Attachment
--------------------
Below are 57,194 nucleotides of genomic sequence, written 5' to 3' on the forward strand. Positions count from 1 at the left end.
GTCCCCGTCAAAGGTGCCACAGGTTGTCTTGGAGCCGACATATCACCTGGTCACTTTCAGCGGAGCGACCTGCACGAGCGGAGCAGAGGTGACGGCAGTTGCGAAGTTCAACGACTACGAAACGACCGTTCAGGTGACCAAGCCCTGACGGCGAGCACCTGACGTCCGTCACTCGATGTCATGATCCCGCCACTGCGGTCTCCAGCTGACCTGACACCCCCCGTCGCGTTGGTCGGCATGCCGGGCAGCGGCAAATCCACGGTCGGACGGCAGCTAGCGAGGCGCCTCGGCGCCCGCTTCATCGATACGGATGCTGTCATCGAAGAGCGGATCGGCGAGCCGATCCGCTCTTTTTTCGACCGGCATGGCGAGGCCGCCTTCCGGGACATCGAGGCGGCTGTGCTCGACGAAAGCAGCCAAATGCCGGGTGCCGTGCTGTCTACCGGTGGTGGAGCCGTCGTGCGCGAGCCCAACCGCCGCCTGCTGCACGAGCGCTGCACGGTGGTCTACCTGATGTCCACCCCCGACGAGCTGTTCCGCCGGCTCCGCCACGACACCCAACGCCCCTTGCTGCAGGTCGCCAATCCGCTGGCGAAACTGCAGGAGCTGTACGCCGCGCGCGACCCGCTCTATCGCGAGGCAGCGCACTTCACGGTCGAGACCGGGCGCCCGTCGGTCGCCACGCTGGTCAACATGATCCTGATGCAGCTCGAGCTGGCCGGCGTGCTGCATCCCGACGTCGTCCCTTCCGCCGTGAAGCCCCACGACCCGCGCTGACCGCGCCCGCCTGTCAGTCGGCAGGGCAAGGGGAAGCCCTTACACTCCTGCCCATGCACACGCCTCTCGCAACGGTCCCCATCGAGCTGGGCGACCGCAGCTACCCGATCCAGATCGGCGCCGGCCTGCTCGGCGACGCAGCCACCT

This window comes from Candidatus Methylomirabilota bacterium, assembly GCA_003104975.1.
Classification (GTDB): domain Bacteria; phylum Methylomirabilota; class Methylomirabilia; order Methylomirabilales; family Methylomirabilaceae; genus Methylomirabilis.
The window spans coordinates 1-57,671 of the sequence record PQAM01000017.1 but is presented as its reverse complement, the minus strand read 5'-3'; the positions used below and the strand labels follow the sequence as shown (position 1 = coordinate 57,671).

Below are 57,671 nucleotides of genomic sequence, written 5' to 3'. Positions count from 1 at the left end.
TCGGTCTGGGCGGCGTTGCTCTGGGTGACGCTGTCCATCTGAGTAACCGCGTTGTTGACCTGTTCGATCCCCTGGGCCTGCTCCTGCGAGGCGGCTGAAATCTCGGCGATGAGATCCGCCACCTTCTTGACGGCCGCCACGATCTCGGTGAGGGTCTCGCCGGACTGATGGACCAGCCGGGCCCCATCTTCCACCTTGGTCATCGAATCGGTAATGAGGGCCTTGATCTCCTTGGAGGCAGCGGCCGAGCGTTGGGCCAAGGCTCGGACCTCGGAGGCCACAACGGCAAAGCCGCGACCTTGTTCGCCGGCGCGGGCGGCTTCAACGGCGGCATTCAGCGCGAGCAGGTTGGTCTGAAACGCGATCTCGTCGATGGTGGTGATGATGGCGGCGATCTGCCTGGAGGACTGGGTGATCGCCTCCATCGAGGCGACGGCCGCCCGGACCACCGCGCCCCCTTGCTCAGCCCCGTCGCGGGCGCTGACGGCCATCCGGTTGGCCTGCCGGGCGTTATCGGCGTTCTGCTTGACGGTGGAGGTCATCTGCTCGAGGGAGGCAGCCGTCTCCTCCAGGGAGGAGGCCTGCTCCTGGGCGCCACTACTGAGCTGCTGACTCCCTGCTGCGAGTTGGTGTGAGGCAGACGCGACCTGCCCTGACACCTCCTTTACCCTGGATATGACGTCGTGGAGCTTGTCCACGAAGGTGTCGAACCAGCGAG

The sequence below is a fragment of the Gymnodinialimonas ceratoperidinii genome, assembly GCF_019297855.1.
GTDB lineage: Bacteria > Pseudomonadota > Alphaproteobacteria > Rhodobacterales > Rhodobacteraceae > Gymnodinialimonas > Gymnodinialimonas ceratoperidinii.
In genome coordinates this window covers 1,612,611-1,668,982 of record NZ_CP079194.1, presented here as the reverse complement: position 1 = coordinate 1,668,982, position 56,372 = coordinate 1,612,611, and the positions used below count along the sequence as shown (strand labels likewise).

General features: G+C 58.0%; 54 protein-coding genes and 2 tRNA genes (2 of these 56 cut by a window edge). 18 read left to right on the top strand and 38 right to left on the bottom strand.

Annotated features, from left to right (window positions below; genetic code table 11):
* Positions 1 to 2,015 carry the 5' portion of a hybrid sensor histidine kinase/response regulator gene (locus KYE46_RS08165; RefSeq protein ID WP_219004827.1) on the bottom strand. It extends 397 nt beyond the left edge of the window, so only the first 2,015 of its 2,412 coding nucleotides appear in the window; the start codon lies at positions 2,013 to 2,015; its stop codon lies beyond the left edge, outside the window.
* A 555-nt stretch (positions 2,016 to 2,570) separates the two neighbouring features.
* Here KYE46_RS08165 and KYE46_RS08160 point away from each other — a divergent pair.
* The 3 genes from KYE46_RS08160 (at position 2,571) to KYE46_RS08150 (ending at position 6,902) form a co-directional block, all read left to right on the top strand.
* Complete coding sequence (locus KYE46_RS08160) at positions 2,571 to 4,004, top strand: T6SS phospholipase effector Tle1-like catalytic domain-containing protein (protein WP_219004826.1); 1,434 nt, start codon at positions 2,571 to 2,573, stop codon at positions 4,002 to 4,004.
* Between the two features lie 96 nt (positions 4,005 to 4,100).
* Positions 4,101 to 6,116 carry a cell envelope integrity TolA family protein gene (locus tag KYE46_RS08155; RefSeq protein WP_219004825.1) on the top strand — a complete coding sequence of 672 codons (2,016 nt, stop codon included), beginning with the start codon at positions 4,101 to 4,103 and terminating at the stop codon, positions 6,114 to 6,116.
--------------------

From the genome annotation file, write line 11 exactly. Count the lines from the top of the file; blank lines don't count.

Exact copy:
General features: G+C 58.0%; 54 protein-coding genes and 2 tRNA genes (2 of these 56 cut by a window edge). 18 read left to right on the top strand and 38 right to left on the bottom strand.